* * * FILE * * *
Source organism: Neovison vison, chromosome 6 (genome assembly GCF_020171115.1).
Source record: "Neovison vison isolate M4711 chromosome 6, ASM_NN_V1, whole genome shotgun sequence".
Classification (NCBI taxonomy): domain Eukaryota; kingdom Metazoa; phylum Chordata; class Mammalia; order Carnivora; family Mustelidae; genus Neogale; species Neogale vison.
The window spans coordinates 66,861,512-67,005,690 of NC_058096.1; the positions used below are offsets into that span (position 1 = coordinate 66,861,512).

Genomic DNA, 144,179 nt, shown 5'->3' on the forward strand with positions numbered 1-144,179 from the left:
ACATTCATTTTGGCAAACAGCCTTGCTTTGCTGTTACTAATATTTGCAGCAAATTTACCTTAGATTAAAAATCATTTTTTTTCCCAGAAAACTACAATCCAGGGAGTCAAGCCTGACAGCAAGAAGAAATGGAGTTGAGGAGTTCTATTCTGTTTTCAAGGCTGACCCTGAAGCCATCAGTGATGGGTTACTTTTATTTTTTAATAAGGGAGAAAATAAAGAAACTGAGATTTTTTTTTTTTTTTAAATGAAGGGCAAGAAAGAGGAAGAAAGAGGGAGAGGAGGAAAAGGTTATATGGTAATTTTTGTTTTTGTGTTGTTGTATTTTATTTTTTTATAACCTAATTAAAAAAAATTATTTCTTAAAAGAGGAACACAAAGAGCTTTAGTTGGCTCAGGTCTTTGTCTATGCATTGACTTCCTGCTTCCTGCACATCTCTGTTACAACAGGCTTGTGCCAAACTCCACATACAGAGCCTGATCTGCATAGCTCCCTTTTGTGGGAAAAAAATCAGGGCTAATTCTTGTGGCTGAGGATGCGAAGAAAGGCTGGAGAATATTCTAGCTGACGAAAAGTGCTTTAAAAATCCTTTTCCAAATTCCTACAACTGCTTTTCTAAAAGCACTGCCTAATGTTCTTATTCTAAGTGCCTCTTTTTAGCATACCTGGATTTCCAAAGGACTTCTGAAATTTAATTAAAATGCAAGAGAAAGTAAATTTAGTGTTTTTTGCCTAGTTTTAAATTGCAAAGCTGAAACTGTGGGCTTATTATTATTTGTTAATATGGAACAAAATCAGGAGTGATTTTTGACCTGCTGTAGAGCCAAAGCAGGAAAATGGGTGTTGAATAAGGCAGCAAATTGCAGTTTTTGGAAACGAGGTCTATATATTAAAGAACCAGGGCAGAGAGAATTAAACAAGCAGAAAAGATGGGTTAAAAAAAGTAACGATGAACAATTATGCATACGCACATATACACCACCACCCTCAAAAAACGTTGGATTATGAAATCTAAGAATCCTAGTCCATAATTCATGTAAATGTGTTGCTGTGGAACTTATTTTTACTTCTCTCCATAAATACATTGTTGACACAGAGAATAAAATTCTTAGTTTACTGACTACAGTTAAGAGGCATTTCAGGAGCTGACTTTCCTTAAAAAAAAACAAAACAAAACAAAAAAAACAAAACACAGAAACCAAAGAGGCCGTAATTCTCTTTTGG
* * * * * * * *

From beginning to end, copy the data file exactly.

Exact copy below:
Source organism: Neovison vison, chromosome 6 (genome assembly GCF_020171115.1).
Source record: "Neovison vison isolate M4711 chromosome 6, ASM_NN_V1, whole genome shotgun sequence".
Classification (NCBI taxonomy): domain Eukaryota; kingdom Metazoa; phylum Chordata; class Mammalia; order Carnivora; family Mustelidae; genus Neogale; species Neogale vison.
The window spans coordinates 66,861,512-67,005,690 of NC_058096.1; the positions used below are offsets into that span (position 1 = coordinate 66,861,512).

Genomic DNA, 144,179 nt, shown 5'->3' on the forward strand with positions numbered 1-144,179 from the left:
ACATTCATTTTGGCAAACAGCCTTGCTTTGCTGTTACTAATATTTGCAGCAAATTTACCTTAGATTAAAAATCATTTTTTTTCCCAGAAAACTACAATCCAGGGAGTCAAGCCTGACAGCAAGAAGAAATGGAGTTGAGGAGTTCTATTCTGTTTTCAAGGCTGACCCTGAAGCCATCAGTGATGGGTTACTTTTATTTTTTAATAAGGGAGAAAATAAAGAAACTGAGATTTTTTTTTTTTTTTAAATGAAGGGCAAGAAAGAGGAAGAAAGAGGGAGAGGAGGAAAAGGTTATATGGTAATTTTTGTTTTTGTGTTGTTGTATTTTATTTTTTTATAACCTAATTAAAAAAAATTATTTCTTAAAAGAGGAACACAAAGAGCTTTAGTTGGCTCAGGTCTTTGTCTATGCATTGACTTCCTGCTTCCTGCACATCTCTGTTACAACAGGCTTGTGCCAAACTCCACATACAGAGCCTGATCTGCATAGCTCCCTTTTGTGGGAAAAAAATCAGGGCTAATTCTTGTGGCTGAGGATGCGAAGAAAGGCTGGAGAATATTCTAGCTGACGAAAAGTGCTTTAAAAATCCTTTTCCAAATTCCTACAACTGCTTTTCTAAAAGCACTGCCTAATGTTCTTATTCTAAGTGCCTCTTTTTAGCATACCTGGATTTCCAAAGGACTTCTGAAATTTAATTAAAATGCAAGAGAAAGTAAATTTAGTGTTTTTTGCCTAGTTTTAAATTGCAAAGCTGAAACTGTGGGCTTATTATTATTTGTTAATATGGAACAAAATCAGGAGTGATTTTTGACCTGCTGTAGAGCCAAAGCAGGAAAATGGGTGTTGAATAAGGCAGCAAATTGCAGTTTTTGGAAACGAGGTCTATATATTAAAGAACCAGGGCAGAGAGAATTAAACAAGCAGAAAAGATGGGTTAAAAAAAGTAACGATGAACAATTATGCATACGCACATATACACCACCACCCTCAAAAAACGTTGGATTATGAAATCTAAGAATCCTAGTCCATAATTCATGTAAATGTGTTGCTGTGGAACTTATTTTTACTTCTCTCCATAAATACATTGTTGACACAGAGAATAAAATTCTTAGTTTACTGACTACAGTTAAGAGGCATTTCAGGAGCTGACTTTCCTTAAAAAAAAACAAAACAAAACAAAAAAAACAAAACACAGAAACCAAAGAGGCCGTAATTCTCTTTTGG